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Pakistan: Children’s Television

Television as an educational tool for children in the Pashto areas: a DW-AKADEMIE team was recently in Islamabad to train Pakistani journalists on producing educational children’s television programs.

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Sohail Ahmad is originally from the Khyber Pakhtoonkhwa Province (KPK), a province in northwest Pakistan bordering Afghanistan. The young journalist is an editor with a local television station and now lives in Islamabad, Pakistan’s capital. “People in the KPK province suffer from the problems there,” he says, pointing to increased militarization, the Taliban influence, and the radicalization of Islam. Particularly those regions bordering Afghanistan are becoming more dangerous, he says, “especially for journalists. And for children.”

“Because safety is a problem in Pashto areas, many children there can’t go to school. And in Afghanistan, schools are constantly being destroyed,” says Florian Weigand, a DW-AKADEMIE project manager. In October, he spent two weeks in Islamabad training Pakistani journalists. “Learning is Fun! – Children’s Television for the Pashto Areas” is the name of the DW-AKADEMIE project supporting media in Pakistan and Afghanistan.

11.2010 DW-AKADEMIE Medienentwicklung Europa/Zentralasien Pakistan Kinderfernsehen Paschtunische Gebiete 1

Trainer Veronica Picmanova and workshop participants

“Television is very popular on both sides of the border. And for children, it can open the door to the world,” says Weigand. But the reality is different: the few children’s programs that do exist there feature mainly cartoons. However, this may soon change. In the Afghan capital, Kabul, as well as in Islamabad, Weigand and colleagues familiar with the region have begun producing children’s magazine programs together with local journalists. “We base them to some extent on successful German programs for children,” Weigand says. They’ve found that in Pashto areas the children also enjoy educational programs presented in an entertaining way.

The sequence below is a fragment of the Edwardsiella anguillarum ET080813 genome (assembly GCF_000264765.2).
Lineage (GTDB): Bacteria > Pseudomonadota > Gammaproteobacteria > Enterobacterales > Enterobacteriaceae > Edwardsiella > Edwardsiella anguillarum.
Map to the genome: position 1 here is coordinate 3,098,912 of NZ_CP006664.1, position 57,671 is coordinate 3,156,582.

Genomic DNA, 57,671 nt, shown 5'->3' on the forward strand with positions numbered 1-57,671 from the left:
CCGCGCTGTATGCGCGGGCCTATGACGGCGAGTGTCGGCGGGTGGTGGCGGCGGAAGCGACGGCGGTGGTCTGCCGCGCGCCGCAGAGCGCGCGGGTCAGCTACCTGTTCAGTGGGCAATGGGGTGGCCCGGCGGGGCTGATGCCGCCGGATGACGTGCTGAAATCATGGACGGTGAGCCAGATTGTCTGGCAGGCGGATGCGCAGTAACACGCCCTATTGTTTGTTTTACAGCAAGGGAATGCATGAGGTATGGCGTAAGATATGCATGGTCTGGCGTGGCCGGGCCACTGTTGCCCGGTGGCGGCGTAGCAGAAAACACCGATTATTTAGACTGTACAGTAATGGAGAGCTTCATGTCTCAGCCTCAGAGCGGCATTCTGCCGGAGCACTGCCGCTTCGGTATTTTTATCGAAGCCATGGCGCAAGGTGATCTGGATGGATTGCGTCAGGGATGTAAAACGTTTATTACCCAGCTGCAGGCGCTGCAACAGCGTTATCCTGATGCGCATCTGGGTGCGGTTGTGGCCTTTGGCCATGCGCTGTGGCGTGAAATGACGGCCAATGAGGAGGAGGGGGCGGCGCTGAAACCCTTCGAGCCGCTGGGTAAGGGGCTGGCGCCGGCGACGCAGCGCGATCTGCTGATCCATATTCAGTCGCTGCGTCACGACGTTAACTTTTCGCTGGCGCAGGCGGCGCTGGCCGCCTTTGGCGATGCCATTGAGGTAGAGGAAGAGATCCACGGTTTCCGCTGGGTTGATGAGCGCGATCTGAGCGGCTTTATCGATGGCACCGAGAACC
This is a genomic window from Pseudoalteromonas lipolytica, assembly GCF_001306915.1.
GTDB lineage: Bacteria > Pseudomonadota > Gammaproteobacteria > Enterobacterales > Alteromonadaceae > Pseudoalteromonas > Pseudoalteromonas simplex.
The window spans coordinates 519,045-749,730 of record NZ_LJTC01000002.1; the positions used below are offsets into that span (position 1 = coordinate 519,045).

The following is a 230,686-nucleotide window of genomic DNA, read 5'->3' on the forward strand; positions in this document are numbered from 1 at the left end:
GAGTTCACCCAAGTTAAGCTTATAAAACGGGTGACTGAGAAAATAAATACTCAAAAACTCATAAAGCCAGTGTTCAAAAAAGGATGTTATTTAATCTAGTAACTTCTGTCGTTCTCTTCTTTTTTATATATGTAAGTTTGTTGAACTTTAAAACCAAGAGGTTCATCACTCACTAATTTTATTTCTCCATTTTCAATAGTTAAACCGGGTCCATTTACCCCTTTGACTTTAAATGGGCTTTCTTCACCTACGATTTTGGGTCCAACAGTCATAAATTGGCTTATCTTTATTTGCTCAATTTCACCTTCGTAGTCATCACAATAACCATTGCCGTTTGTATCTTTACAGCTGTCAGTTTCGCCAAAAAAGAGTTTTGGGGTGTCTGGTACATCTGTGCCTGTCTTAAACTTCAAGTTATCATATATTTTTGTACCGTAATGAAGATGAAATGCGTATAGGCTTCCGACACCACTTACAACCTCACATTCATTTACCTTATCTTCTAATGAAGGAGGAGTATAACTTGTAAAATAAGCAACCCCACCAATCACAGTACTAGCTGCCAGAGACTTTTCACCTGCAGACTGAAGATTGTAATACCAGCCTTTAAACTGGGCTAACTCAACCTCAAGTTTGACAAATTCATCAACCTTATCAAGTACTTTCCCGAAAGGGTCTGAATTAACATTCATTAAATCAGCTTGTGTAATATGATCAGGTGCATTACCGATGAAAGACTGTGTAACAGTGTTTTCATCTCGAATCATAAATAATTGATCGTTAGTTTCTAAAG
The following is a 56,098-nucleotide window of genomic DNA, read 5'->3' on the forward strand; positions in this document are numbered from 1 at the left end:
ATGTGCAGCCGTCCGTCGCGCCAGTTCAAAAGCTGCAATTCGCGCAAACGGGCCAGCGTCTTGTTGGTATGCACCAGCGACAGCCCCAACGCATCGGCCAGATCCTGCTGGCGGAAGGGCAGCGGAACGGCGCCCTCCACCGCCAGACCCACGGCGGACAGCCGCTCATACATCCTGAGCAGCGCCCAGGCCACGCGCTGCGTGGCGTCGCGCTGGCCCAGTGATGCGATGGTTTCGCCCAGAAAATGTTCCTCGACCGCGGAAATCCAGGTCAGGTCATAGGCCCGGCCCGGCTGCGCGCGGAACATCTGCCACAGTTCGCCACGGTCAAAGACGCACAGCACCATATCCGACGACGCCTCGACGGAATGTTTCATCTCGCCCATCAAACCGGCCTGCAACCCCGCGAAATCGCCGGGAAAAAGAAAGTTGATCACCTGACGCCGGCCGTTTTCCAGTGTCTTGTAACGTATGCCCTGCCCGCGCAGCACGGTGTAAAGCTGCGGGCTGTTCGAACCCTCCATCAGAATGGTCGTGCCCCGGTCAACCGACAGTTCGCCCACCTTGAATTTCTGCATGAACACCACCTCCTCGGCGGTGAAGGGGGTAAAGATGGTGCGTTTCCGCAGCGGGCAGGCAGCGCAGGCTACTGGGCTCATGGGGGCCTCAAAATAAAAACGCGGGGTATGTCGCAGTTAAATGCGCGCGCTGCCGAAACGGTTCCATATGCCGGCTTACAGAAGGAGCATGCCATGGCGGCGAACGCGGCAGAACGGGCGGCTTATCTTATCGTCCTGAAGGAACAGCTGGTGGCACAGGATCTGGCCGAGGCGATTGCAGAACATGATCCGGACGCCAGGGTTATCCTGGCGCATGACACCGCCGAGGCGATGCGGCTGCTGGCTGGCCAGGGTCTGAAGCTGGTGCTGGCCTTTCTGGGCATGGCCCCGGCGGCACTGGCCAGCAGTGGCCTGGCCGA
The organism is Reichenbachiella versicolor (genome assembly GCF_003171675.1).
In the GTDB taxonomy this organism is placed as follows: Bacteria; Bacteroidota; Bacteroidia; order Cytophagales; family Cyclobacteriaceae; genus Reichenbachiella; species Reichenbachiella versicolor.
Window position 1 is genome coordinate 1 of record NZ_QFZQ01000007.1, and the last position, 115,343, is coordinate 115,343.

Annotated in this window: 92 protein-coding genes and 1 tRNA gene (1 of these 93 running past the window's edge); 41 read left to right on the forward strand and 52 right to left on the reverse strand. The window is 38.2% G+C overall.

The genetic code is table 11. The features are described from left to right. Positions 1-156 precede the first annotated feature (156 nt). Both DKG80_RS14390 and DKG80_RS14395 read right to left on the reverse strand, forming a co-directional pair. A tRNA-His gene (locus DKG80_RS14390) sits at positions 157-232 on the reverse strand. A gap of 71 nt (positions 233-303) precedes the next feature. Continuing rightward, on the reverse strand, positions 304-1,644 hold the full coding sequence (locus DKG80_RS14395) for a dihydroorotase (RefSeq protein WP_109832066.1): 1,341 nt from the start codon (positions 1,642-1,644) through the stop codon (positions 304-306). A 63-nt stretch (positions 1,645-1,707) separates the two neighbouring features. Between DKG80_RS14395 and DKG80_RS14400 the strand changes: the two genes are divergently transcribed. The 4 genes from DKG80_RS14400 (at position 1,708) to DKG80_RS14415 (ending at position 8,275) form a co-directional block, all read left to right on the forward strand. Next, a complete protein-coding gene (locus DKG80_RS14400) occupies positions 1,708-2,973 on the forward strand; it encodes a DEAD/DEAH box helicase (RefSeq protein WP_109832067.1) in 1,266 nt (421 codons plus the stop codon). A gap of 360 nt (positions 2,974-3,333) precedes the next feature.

This summer Weigand and his colleagues held workshops in Kabul and also Baragali, in northern Pakistan. Here participants filmed short reports on the different lives of children in the Pashto areas. “During the workshop they produced entire magazine programs based on these clips,” Weigand says. And they chose a child moderator, learned presentation methods and more about camera techniques, video editing, and writing for television.

Bakht Zaman also took part in the recent two-week workshop in Islamabad. He works as a journalist and as a lecturer for the University of Peshawar’s journalism and mass communication seminar. “This is all about young people,” he reflects. “And this means our feature. It’s only when we’re well-trained as journalists and teachers that we can offer something worthwhile to children and young people.”

The project offers even more than this: it brings together journalists from both sides of the border and contributes to understanding. Children’s television, adds Weigand, lies below the ‘political threshold’. “It’s an area where colleagues from Pakistan and Afghanistan can meet regardless of the political climate between their countries.” Further workshops are planned for next year.

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